This new conversation will depend in part on developing new ways of thinking about the struggles of artists, and broadening the focus of cultural production away from individual practitioners. There are a couple recent works in particular that help us conceptualize these problems.
In her book The Public Platform: Taking Back Power and Culture in the Digital Age, Astra Taylor first asks why it matters whether artists earn a living. In answering this question, she draws on hardship stories of individual artists, even citing her own experience of being paid $20,000 by an independent production company for two years of intense work to make her documentary film Examined Life, only to have the film uploaded to torrent sites shortly after it premiered.
Taylor recounts these stories not only to convey the challenges of producing art in today’s economy, but also to make a broader argument about the role of art and culture in fostering an informed and engaged democratic public sphere. For her, democratic culture means broad and equitable access both to the tools of creation and the means of dissemination.
If individual artists cannot make a living from their creative work, they will eventually throw in the towel. So Taylor contends that policy intervention is needed to ensure that large corporations do not monopolize the cultural sphere. “Our lives are improved by the positive externalities that art and ideas produce, our world more beautiful, more interesting, more ambitious.”
In Culture Crash: The Killing of the Creative Class, Scott Timberg also emphasizes the role of institutions in supporting creative work. Timberg notes that in the years since the Great Recession, it is not only individual artists or creators who have been affected — people who play supporting roles, like DJs, bookstore clerks, set designers, and editors have also been hit hard.
And institutions don’t just play an incubating role for cultural production — they also provide employment to a broad swath of the population. So when records don’t sell, it’s not only recording artists who suffer. Timberg claims that whether one works as an artist or in a supporting role, “we’re all in this together.”
How can we foster this sense of solidarity, not just among creative workers and those whose labor supports their work, but also in the general public?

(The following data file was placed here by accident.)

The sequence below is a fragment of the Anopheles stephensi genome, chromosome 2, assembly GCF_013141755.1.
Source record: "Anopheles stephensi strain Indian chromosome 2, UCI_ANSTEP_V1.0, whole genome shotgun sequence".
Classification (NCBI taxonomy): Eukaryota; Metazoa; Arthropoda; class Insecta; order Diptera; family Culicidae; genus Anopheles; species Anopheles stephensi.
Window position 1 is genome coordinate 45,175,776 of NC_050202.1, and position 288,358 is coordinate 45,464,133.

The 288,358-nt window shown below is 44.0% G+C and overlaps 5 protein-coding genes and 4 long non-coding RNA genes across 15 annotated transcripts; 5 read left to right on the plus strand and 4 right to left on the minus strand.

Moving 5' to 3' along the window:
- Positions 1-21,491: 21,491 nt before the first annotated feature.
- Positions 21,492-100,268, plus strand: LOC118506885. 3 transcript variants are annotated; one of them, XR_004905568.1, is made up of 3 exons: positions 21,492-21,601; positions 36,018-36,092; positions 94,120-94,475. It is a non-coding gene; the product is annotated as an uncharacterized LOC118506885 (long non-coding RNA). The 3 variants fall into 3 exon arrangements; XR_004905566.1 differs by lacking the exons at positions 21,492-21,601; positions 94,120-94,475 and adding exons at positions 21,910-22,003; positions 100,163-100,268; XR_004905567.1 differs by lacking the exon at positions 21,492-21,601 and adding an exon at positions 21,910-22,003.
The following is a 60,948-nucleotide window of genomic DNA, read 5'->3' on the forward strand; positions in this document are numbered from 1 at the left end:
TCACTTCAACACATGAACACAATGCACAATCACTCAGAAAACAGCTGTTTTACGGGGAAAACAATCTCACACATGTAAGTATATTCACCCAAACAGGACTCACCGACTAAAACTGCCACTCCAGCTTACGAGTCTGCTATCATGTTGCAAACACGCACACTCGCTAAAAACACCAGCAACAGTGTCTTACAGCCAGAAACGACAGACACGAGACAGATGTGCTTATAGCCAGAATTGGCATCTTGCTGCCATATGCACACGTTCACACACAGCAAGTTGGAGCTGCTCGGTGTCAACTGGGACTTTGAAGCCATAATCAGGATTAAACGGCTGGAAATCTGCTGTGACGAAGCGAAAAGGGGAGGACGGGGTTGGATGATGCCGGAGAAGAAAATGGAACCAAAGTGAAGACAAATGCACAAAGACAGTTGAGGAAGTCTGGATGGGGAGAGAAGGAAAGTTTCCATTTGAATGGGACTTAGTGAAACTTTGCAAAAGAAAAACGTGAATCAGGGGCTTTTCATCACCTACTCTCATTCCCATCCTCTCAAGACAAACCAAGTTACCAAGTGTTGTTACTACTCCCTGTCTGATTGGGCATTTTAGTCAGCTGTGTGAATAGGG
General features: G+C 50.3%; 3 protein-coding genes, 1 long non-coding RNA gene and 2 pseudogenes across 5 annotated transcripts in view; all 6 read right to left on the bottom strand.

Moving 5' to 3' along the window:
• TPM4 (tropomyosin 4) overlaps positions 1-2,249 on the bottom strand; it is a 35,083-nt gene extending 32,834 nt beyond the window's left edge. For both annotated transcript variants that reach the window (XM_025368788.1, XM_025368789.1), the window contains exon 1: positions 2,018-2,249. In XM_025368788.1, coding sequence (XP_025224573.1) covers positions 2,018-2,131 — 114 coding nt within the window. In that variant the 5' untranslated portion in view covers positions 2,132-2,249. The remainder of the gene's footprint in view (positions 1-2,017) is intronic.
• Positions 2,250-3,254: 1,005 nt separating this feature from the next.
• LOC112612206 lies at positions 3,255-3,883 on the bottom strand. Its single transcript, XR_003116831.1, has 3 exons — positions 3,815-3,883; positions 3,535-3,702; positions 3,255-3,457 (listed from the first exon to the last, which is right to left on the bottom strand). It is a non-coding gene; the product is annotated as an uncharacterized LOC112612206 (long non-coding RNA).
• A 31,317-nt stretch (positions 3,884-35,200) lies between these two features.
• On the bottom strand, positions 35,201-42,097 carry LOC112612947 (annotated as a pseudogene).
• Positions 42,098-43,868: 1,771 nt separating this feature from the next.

In addition to challenging these perceptions, we need to recapture the idea that art and culture can perform public functions: art educates, art provokes, art transforms, art uplifts, art soothes, art imagines other worlds. The danger of not supporting artist and creative workers is that these functions are left in the hands of elites.
We also need to expand access to art creation, as part of a broader push to support the production cycle of art from creation to dissemination. This will involve shifting away from giving individual grants to individual artists and instead funding public institutions — like shared work spaces and affordable housing — and ensuring that small venues can keep operating and showcasing creative work.
Tackling nitty-gritty policy work is also essential — fighting for permits, licensing, and zoning for cultural production could prevent artist eviction due to escalating real-estate speculation, noise complaints when neighborhoods are rezoned, or fines for putting up posters in public spaces. A whole swath of creative workers lacks access to health coverage, parental leaves, pension plans, and other protections. Developing sustainable culture also means addressing these issues.
Taylor suggests that particular historical moments usher in new initiatives for cultural support. The Great Depression saw the birth of the Works Progress Administration as part of the New Deal, which employed musicians, writers, visual artists, actors, and directors in Federal Project No. 1.
The Cold War gave rise to the National Endowment for the Arts, with Congress resolving that “while no government can call a great artist or scholar into existence, it is necessary and appropriate for the federal government to create and sustain not only a climate encouraging freedom of thought, imagination, and inquiry, but also the material conditions facilitating the release of this creative talent.”
In this economic moment, it’s time for a new New Deal. Many types of workers endure substantial material stress, but we need to count artists among these struggling workers, rather than dismiss their stories as the needless whining of people who have the privilege of doing what they love.
Rather than assuming that the ability to produce art is a luxury, we can support creative work so it is more accessible and so more people can continue in their creative professions rather than having to quit to find more stable employment.
Culture theorist Angela McRobbie suggests that widespread structural underemployment means it’s time to reimagine creative work by developing structures for “strategies of social cooperation” so that the creative energies of young people can be directed towards the common good in ways that go beyond volunteering. A universal basic income, for instance, could allow artists to develop creative projects directed towards greater community involvement.
McRobbie calls for a renewal of radical social enterprise and cooperatives, including literacy and street education programs, photography workshops, or other projects for urban and environmental improvement. Artists have the ability to make interventions into prevalent social problems, but this capacity cannot be left to the market alone to dictate.
The question remains of how to gather public support for such initiatives. When the problem of earning a living is presented as an individual story, it’s easy to dismiss it as the failing of the individual.
Artists are expected to reinvent themselves, turn to crowdfunding, and hustle their way out of their predicaments. But we cannot crowdfund our way to broad public support for culture or to more sustainable approaches to cultural production. We need to move from narrating individual struggles to discussing community-wide challenges and collective solutions.
Stories of struggle do matter, but we need to start the conversation by discussing why these stories matter and what will be lost if only the wealthy can pursue a career in culture.
Miranda Campbell is an assistant professor in the School of Creative Industries at Ryerson University and the author of Out of the Basement: Youth Cultural Production in Practice and in Policy.